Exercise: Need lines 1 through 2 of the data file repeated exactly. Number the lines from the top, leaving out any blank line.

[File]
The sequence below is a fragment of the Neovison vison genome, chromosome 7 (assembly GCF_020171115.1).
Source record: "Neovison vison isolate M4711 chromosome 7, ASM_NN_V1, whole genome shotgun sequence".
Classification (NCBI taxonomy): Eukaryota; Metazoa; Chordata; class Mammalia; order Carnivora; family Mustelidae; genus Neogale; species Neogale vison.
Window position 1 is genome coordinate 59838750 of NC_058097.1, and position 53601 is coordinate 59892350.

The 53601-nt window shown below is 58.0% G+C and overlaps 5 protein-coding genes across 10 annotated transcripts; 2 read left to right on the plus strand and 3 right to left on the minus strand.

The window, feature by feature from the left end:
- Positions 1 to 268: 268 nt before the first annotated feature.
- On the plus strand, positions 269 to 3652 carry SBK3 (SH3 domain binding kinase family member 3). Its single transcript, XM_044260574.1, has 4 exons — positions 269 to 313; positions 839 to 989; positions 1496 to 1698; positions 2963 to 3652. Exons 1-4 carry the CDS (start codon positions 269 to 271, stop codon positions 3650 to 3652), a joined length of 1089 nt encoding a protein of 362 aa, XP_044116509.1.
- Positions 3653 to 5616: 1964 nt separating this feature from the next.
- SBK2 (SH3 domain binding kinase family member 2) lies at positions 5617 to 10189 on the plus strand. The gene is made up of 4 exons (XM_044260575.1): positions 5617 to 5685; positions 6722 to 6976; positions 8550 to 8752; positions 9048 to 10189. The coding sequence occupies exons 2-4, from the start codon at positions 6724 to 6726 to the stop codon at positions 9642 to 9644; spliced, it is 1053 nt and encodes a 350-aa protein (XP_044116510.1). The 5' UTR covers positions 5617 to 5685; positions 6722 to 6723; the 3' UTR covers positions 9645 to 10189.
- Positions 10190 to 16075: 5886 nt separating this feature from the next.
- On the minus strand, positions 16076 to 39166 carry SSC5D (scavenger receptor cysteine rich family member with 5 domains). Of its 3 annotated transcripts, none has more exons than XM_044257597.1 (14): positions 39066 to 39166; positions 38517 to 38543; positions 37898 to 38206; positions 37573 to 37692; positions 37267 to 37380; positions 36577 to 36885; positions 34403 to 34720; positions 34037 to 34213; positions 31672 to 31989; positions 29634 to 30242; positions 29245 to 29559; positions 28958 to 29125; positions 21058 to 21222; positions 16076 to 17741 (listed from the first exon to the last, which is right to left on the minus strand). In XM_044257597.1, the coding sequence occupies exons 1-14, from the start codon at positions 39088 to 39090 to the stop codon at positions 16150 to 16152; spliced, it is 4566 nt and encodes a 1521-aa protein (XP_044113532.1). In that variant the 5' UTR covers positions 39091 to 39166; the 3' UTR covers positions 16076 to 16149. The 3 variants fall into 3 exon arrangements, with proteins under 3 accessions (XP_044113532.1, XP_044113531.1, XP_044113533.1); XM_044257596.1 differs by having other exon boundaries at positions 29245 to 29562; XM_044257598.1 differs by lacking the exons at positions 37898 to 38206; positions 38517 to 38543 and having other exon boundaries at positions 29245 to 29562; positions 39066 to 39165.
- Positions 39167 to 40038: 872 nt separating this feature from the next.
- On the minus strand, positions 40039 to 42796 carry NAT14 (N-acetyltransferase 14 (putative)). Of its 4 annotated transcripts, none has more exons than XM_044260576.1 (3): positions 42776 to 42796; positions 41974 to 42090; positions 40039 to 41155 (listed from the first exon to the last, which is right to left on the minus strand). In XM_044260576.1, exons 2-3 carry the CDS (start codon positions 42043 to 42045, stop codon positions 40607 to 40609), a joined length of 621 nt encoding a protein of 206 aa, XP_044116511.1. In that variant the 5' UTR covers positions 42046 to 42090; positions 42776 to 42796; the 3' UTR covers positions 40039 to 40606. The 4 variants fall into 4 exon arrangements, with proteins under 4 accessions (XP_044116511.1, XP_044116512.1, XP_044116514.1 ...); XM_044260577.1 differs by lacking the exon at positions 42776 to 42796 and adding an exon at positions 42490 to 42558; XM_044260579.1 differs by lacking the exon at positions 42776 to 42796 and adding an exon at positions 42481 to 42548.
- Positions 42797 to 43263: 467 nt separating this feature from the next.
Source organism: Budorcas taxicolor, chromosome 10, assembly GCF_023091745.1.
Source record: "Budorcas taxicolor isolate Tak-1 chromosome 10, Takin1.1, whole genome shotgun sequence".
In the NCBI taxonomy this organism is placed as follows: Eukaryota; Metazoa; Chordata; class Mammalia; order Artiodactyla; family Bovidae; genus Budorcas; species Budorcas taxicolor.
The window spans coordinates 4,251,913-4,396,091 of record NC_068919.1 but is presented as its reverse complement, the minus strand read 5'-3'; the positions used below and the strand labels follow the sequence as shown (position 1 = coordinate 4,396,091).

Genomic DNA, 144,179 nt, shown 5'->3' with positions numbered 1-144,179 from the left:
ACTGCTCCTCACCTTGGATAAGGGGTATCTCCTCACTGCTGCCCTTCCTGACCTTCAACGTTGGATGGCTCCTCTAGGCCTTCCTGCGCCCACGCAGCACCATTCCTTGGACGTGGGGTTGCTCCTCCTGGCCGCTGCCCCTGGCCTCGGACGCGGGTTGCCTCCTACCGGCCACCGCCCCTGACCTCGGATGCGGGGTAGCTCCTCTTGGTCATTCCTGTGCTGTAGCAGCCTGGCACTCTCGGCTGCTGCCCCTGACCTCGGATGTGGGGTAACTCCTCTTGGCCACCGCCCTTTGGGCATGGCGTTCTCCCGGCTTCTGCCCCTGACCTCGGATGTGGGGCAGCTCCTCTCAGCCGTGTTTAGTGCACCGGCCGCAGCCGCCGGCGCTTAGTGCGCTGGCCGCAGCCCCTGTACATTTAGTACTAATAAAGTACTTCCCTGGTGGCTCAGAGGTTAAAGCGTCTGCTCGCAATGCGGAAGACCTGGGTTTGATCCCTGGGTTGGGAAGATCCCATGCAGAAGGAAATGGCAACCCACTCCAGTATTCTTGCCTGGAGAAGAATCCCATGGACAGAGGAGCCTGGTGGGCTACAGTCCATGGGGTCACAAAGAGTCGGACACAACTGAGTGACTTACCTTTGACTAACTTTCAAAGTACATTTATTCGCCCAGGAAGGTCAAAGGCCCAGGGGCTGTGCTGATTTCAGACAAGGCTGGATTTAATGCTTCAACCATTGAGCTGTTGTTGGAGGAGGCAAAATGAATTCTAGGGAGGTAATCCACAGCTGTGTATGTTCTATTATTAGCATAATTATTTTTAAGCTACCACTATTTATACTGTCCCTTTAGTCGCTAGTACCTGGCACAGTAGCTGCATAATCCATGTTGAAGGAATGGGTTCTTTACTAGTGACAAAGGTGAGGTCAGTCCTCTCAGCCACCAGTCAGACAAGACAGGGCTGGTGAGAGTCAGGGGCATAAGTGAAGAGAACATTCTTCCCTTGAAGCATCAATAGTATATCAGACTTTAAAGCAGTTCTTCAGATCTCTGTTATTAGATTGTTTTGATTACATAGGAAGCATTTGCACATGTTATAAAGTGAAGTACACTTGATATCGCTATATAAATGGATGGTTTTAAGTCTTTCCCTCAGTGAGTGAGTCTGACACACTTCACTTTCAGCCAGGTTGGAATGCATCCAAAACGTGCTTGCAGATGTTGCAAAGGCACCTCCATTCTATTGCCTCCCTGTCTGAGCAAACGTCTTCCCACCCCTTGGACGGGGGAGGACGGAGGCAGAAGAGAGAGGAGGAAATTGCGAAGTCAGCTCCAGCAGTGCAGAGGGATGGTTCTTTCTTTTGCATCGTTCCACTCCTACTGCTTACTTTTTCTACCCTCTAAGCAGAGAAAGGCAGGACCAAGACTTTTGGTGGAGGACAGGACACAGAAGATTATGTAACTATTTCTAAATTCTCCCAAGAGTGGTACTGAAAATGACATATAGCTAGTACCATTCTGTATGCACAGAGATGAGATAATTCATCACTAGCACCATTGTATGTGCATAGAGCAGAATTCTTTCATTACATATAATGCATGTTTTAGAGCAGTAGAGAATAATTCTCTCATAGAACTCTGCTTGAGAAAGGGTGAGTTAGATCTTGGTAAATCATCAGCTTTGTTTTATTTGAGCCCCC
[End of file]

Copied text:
The sequence below is a fragment of the Neovison vison genome, chromosome 7 (assembly GCF_020171115.1).
Source record: "Neovison vison isolate M4711 chromosome 7, ASM_NN_V1, whole genome shotgun sequence".